This article about our fluorspar history was written in 1909.
The area designated as the Mexico-Claylick District embraces three general fault zones extending between Mexico, Claylick Creek and View. It was practically confined to southern Crittenden County in the area between Claylick and Livingston Creeks.
Pictured above is the flourspar storage and loading yard, which was located on the Illinois Central Railroad at Mexico. Here, loads of spar from the different mines were brought and unloaded, waiting shipment by rail to the Marion Depot to be processed and shipped to other states
The points of shipping were Mexico, located seven and a half miles south of Marion, and Crayne, four and a half miles south of Marion on the Illinois Central Railroad.
The chief development was the fault system extending from Mexico to Frances, known as the "Tabb" faults.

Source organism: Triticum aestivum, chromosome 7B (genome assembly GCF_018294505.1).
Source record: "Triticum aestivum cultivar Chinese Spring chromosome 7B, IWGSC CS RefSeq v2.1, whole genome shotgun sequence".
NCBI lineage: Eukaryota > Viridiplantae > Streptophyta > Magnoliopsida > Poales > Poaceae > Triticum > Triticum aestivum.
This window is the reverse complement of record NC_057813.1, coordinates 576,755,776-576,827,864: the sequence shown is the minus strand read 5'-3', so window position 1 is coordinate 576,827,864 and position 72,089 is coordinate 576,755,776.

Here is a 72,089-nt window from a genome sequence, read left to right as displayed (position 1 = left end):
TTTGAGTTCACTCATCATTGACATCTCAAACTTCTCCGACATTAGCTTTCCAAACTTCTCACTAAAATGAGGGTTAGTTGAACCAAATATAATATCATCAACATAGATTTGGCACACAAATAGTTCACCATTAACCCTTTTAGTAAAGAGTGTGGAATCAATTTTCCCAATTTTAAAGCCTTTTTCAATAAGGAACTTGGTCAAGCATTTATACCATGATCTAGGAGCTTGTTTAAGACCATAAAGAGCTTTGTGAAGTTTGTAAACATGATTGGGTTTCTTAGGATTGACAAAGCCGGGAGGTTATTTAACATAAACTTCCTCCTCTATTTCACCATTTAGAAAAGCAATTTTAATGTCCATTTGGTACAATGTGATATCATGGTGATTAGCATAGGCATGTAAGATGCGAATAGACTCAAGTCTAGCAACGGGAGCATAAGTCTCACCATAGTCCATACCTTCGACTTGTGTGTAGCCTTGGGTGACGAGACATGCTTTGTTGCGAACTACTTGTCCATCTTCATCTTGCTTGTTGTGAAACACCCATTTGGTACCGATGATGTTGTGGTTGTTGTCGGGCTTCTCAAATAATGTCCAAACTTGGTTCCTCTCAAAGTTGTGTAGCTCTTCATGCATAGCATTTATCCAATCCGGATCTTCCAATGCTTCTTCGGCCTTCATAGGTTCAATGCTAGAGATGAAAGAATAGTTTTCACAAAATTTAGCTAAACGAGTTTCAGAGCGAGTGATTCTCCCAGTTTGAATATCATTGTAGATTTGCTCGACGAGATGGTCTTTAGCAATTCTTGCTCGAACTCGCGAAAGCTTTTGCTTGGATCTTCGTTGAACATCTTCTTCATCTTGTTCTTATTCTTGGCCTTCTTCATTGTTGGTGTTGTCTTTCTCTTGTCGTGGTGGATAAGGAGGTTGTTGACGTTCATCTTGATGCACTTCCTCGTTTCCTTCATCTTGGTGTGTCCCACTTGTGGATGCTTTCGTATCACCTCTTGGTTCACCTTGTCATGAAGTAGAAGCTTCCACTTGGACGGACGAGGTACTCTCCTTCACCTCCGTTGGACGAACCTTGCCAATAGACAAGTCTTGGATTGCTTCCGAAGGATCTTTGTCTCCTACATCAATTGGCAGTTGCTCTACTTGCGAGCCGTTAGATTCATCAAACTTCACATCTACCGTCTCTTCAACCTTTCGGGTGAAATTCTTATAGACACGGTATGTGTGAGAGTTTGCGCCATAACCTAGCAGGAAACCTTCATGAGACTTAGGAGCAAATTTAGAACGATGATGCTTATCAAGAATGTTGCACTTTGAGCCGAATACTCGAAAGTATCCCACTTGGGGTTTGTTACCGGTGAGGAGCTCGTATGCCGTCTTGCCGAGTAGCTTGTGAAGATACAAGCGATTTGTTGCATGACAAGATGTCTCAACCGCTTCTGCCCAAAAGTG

The Pygmy Mine included two shafts that ran along a course of a mile south of Mexico and on both sides of the Illinois Central Railroad tracks.
The Haffaw mine, was situated one-half mile west of the Pygmy mine. The course between the Haffaw main shaft and the Pygmy making the general trend of the Tabb fault zone in this vicinity. The Haffaw was one of the best developed mines of the entire field.
Calcite was prominent in parts of the vein, frequently spotted through the main vein filling of fluorspar. The vein carried both lead and zinc values.
Keystone Fluorspar Co., had a main shaft one-half mile west by south of the Haffaw mine, still on the Tabb fault system.
The Tabb Mine was one of the earliest mines of the field, being first opened in the late 1800's and production was continuous into the 1900s. Numerous shafts and pits were in evidence.
Asbridge Mine was situated on the Tabb system, west of the Tabor mine, and was about two and a half miles from Mexico.
The Pogue Mine was located close to the west of the Asbridge mine and was also on the Tabb system.